What have you always wondered about the economy? Tell us

The intellectual property of jokes

Tobin Low Jan 21, 2016

Allegations of joke stealing against comedian Amy Schumer hit the internet over the weekend with a since-deleted Twitter conversation between Wendy Liebman, Tammy Pescatelli, and Kathleen Madigan — Pescatelli being the most vocal about the accusations.

A viral video surfaced showing bits of various comedian’s acts, followed by similar jokes delivered by Schumer in her own act. As Buzzfeed writes, Schumer appeared on the Jim Norton Advice Show to deny the claims, as well as tweeting the following:

While the online discussion continues, several comics — including Liebman — have come to Schumer’s defense.

If you’re wondering how intellectual property works when it comes to jokes, it’s worth revisiting a conversation between Marketplace’s Kai Ryssdal and Adriene Hill. Hill spoke with New York University professor Christopher Sprigman about the copyright laws regarding jokes, who said “a comedian who’s interested in lifting a joke could possibly just lift the underlying comedic idea and express it somewhat differently and escape the reach of the copyright law.”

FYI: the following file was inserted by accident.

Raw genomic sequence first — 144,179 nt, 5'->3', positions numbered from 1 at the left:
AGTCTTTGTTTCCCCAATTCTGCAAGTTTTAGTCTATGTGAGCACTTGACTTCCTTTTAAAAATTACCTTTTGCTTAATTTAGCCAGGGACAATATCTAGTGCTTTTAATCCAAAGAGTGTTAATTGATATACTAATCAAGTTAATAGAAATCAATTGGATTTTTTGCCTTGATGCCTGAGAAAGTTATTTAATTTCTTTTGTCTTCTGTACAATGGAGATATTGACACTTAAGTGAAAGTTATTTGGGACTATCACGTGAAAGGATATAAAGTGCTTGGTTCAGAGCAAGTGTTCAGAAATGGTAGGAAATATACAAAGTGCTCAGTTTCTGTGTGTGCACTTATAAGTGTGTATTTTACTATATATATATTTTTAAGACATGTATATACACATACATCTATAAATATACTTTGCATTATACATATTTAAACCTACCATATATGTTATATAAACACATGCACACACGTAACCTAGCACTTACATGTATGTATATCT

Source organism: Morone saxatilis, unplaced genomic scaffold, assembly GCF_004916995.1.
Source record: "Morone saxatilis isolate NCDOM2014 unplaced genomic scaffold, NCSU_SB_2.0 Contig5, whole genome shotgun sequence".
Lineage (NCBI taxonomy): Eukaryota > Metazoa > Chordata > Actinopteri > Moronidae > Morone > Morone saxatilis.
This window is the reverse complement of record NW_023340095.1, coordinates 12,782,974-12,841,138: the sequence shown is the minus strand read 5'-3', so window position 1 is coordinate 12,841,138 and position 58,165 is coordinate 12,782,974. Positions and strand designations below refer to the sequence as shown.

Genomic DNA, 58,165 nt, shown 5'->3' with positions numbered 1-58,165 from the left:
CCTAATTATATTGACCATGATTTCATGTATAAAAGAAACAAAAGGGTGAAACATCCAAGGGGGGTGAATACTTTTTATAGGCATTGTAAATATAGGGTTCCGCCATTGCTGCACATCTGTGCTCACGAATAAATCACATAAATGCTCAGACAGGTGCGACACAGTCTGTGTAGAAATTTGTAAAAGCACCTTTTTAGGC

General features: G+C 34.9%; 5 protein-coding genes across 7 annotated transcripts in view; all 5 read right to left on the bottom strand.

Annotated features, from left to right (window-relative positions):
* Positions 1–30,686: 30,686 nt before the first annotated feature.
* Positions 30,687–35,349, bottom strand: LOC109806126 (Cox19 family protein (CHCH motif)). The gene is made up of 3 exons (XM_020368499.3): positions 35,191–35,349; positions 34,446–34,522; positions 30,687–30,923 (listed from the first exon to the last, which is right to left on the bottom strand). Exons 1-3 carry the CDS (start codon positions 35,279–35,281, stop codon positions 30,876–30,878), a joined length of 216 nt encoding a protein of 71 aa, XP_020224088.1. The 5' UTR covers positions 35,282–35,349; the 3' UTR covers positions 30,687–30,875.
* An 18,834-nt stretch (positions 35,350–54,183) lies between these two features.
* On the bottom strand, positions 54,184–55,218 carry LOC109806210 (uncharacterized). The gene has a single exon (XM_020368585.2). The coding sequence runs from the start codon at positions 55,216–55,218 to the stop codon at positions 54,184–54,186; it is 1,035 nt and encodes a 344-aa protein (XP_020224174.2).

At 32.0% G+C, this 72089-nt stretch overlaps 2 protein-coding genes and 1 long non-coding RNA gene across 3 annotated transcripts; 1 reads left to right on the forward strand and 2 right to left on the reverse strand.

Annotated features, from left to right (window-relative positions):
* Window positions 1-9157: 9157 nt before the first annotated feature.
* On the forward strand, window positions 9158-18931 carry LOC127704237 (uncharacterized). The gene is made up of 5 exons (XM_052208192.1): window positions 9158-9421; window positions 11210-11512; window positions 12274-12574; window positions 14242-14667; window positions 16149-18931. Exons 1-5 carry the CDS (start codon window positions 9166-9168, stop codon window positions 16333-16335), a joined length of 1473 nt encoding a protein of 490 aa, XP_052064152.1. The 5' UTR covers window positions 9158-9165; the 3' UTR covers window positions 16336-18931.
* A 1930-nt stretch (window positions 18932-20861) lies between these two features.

But as Hill points out, the comedy community strongly polices itself, calling out or vouching for any comic accused of stealing.

In the case of social media star Josh Ostrovsky, known as the Fat Jewish, his blatant appropriation of others’ material caused an internet backlash that eventually forced him to attribute all of his borrowed material.

Marketplace is on a mission.

We believe Main Street matters as much as Wall Street, economic news is made relevant and real through human stories, and a touch of humor helps enliven topics you might typically find…well, dull.

Through the signature style that only Marketplace can deliver, we’re on a mission to raise the economic intelligence of the country—but we don’t do it alone. We count on listeners and readers like you to keep this public service free and accessible to all. Will you become a partner in our mission today?

Your donation is critical to the future of public service journalism. Support our work today – for as little as $5 – and help us keep making people smarter.